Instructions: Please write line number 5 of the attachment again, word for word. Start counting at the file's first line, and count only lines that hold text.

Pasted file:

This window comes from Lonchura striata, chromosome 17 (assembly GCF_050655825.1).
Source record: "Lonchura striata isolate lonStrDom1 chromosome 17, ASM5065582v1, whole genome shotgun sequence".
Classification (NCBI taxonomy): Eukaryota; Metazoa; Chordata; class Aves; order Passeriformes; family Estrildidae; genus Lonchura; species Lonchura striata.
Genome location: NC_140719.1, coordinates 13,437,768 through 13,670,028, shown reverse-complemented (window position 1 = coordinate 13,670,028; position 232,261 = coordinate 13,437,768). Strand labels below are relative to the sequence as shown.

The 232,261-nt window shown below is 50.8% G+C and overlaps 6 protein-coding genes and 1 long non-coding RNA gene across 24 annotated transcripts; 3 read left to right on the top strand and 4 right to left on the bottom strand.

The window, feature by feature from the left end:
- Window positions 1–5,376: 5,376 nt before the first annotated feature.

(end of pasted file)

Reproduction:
The 232,261-nt window shown below is 50.8% G+C and overlaps 6 protein-coding genes and 1 long non-coding RNA gene across 24 annotated transcripts; 3 read left to right on the top strand and 4 right to left on the bottom strand.